Can you tell me how or if high levels of the DHEA hormone can affect heart rate/rhythm? My level was way out of range, and I was wondering this could be contributing to my heart problems.
Also, I have had consistent problems with low potassium. I am seeing an endocrinologist who is telling me that there are some endocrine disorders that affect your potassium and your heart. I know of hyperthyroidism being one of them. I have to do a 24 hour urine collection. What exactly do these measure?
Thanks for you time.
I am not aware of any association between high levels of DHEA and changes in heart rate or rhythm -- but that does not mean that one doesn't exist. Unfortunately, I can't check the medical literature over the weekend. I'll take a look on Monday and post a comment if I find any match.
My guess is that the endocrinologist is measuring a 24-hour cortisol level. A high level would indicate Cushing's disease, which is a disease that leads to diabetes, central obesity, skin discoloration on the abdomen, cataracts, hypertension, low potassium, among other things. Ask the endocrinologist exactly what he/she is looking for -- there are many different types of 24-hour urine collections (protein, metanephrines, creatinine, etc.)
Can't specifically comment on your case however I can say that since having a hysterectomy and commencing HRT my palpitations have dramatically reduced and my body in general feels much more balanced. My gynaecologist told me that a major symtom of menopause is heart palpitations and that she even had them herself in menopause. This tells me that there must be a connection between hormones and palpitations.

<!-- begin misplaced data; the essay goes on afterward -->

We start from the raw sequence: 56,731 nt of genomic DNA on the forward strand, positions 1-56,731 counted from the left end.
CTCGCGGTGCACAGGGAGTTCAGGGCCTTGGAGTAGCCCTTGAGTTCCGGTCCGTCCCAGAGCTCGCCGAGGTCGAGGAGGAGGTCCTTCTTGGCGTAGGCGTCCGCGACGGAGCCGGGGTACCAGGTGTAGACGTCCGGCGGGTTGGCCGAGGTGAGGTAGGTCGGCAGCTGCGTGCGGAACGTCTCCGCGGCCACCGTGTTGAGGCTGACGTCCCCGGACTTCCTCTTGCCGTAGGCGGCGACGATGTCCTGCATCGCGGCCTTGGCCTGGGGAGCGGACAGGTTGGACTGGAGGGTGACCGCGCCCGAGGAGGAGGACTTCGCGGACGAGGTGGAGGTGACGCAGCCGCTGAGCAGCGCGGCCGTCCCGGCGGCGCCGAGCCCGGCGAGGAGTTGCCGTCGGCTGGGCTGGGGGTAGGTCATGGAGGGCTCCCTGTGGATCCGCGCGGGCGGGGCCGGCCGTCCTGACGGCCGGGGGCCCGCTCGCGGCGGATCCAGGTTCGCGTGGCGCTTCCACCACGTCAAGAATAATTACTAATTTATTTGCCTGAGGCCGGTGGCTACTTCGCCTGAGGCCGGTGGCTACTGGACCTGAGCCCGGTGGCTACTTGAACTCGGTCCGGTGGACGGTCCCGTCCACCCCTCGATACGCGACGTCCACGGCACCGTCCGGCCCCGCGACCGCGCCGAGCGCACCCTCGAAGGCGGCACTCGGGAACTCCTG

I am still having palpitations having had them on & off since being 16 (I am now 46) but nothing on the scale I was having before HRT.
I've tried multiple times for the last 6 months to post a question and it hasn't let me, so if u wouldn't mind answering this that would be greatly apperciated. I'm a 23 year old male med student who has been battling palpitations for past 6.5 months. I don't drink, smoke, consume caffeine, chocolate, etc. and live a very healthy life. I'm 5'7 135 (normal cholesterol, bp, and trig.) and was very athletic until i had palpitations last August while playing basketball. It scared the heck out of me so i went to several cardiologists and had the whole series of tests. I had a stress echo, 4 holters, ebct, signal average ekg and everything turned out fine except for some trivial regurg. and a slightly "elongated and bowing" anterior mitral valve leaflet (of which the cardio said was a normal variant). My holters showed around 50 pvcs in 24 hours and about 6 couplets. I also had like 100 pacs and 30 atrial pairs.
My question is the following - i've been on this event recorder for the last month (2 lead king of hearts) and the other day i had this weird flutter in my chest that lasted around 10-15 seconds. The result after transmitting it was a "brief burst of atrial fibrillation." This totally took me by suprise, due to the fact that the chances of someone my age having afibb is 1 in 10,000. I'm also familiar with the fact that once you have afibb the reoccurence rate of lone afibb is around 70%. Does this brief burst qualify as having afibb and does it warrant taking aspirin and investigating this further? Also, isn't afibb in a young man my age a sign of possibly some heart disease or other underlying problem? Thank you so much for you time, and i appreciate the understanding - it's just been impossible to get through. Take care and be well.
thank you so much for your reply. so would you recommend that i ask my cardiologist to have me on a holter monitor for 2-4 weeks, to see if i'm in afibb more frequently? i just wasn't sure if that was your direction. thanks again.